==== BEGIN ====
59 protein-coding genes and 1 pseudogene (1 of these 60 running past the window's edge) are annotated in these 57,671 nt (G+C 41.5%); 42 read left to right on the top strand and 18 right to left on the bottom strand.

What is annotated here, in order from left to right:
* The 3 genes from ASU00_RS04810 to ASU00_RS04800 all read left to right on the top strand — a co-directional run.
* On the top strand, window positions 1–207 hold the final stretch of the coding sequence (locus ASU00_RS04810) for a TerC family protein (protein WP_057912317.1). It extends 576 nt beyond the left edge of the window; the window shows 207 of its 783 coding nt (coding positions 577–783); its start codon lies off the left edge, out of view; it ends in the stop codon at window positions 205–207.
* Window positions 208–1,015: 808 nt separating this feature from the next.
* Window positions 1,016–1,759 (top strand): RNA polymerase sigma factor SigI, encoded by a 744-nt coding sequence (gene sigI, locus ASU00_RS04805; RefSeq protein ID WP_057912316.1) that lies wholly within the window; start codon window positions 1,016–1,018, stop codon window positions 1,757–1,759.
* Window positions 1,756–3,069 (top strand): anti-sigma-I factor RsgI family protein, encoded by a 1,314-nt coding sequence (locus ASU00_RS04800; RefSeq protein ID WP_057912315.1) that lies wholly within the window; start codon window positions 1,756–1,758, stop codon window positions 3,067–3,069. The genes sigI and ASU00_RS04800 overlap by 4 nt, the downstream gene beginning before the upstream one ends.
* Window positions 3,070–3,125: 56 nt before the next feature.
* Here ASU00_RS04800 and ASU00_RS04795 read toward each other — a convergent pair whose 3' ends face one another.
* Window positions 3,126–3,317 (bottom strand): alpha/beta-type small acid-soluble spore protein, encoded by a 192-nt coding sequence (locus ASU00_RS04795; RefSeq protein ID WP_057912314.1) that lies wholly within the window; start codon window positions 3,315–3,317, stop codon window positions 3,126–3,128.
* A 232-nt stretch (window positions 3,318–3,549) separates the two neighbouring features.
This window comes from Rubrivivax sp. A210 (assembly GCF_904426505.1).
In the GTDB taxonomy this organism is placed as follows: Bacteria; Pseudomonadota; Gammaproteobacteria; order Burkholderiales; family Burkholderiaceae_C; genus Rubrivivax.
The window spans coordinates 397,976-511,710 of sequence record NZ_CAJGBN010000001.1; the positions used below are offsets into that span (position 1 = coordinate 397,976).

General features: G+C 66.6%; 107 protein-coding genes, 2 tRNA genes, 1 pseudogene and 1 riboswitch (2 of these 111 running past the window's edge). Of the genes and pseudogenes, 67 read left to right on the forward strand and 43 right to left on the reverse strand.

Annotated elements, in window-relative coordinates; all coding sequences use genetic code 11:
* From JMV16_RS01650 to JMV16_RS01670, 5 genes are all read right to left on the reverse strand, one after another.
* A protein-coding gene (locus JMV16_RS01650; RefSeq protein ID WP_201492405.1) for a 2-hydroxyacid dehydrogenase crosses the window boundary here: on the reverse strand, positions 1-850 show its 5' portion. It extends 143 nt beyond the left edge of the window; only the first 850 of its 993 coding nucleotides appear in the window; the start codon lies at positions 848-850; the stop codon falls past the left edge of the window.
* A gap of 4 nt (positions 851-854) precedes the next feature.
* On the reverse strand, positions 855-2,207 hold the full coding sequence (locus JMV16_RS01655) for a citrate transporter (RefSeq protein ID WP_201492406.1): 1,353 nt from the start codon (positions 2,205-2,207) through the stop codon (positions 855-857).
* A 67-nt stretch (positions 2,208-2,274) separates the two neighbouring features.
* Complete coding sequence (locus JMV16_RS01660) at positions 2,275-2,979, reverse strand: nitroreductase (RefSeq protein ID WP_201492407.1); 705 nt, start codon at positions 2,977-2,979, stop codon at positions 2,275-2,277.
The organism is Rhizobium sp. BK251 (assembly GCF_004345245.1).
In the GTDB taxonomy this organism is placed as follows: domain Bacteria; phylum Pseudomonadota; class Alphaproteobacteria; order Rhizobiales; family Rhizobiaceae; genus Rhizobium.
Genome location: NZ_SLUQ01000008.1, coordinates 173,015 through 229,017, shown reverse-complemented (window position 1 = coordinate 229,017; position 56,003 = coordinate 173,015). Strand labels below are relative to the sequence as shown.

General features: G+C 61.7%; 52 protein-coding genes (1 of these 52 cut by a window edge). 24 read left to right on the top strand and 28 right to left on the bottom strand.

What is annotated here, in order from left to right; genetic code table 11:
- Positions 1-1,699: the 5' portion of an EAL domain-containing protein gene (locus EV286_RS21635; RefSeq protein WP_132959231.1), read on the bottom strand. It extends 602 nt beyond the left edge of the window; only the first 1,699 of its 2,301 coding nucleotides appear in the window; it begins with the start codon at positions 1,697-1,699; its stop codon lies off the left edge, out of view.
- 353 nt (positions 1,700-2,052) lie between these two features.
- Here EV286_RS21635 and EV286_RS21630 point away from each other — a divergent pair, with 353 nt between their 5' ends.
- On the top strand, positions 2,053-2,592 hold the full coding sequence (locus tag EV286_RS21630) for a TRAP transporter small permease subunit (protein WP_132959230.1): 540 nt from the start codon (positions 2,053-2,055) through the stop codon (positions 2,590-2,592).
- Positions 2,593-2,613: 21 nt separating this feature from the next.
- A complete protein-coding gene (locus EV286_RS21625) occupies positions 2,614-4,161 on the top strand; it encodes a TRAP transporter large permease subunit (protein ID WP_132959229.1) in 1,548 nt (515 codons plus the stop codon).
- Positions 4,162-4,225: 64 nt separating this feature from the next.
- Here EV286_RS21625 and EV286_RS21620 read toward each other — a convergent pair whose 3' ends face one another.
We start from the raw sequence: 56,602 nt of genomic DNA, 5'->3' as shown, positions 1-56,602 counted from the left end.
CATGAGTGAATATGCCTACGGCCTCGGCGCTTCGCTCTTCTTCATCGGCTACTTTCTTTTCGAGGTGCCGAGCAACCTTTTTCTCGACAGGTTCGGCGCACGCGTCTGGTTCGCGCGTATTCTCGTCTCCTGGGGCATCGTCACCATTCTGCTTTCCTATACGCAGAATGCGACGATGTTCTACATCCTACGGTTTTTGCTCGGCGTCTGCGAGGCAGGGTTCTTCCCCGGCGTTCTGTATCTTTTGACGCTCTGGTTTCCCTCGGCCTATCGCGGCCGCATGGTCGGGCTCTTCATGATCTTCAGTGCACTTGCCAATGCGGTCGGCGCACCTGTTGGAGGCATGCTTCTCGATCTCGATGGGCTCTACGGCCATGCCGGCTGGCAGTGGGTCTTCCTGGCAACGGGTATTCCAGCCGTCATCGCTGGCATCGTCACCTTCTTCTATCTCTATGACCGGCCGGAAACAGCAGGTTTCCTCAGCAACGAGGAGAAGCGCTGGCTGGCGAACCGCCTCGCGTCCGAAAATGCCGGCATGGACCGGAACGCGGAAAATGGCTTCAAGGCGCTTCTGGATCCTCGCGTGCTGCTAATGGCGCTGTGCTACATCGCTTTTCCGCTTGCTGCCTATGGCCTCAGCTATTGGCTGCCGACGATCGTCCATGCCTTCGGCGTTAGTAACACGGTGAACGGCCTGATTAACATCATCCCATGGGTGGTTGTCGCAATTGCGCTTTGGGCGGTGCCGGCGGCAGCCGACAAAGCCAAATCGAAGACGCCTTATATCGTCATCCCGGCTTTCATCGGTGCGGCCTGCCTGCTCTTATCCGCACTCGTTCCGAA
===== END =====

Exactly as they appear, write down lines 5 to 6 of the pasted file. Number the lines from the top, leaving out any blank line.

* Window positions 208–1,015: 808 nt separating this feature from the next.
* Window positions 1,016–1,759 (top strand): RNA polymerase sigma factor SigI, encoded by a 744-nt coding sequence (gene sigI, locus ASU00_RS04805; RefSeq protein ID WP_057912316.1) that lies wholly within the window; start codon window positions 1,016–1,018, stop codon window positions 1,757–1,759.